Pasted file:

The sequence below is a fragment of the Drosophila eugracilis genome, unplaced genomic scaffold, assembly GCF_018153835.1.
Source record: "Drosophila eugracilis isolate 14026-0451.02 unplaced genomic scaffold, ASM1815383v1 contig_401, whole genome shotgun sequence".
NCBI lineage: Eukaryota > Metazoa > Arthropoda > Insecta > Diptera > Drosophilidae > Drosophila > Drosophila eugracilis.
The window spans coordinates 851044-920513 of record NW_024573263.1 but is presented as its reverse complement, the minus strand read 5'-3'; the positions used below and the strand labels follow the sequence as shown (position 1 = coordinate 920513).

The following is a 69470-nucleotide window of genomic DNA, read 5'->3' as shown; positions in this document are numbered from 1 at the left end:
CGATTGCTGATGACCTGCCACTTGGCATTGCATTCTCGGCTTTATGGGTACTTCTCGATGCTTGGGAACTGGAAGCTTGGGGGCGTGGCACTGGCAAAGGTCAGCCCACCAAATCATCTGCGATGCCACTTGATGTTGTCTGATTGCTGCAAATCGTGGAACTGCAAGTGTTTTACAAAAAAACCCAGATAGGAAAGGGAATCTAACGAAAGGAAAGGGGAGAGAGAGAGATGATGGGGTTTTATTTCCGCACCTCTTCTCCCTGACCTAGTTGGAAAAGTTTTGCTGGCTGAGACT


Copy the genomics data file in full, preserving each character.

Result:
The sequence below is a fragment of the Drosophila eugracilis genome, unplaced genomic scaffold, assembly GCF_018153835.1.
Source record: "Drosophila eugracilis isolate 14026-0451.02 unplaced genomic scaffold, ASM1815383v1 contig_401, whole genome shotgun sequence".
NCBI lineage: Eukaryota > Metazoa > Arthropoda > Insecta > Diptera > Drosophilidae > Drosophila > Drosophila eugracilis.
The window spans coordinates 851044-920513 of record NW_024573263.1 but is presented as its reverse complement, the minus strand read 5'-3'; the positions used below and the strand labels follow the sequence as shown (position 1 = coordinate 920513).

The following is a 69470-nucleotide window of genomic DNA, read 5'->3' as shown; positions in this document are numbered from 1 at the left end:
CGATTGCTGATGACCTGCCACTTGGCATTGCATTCTCGGCTTTATGGGTACTTCTCGATGCTTGGGAACTGGAAGCTTGGGGGCGTGGCACTGGCAAAGGTCAGCCCACCAAATCATCTGCGATGCCACTTGATGTTGTCTGATTGCTGCAAATCGTGGAACTGCAAGTGTTTTACAAAAAAACCCAGATAGGAAAGGGAATCTAACGAAAGGAAAGGGGAGAGAGAGAGATGATGGGGTTTTATTTCCGCACCTCTTCTCCCTGACCTAGTTGGAAAAGTTTTGCTGGCTGAGACT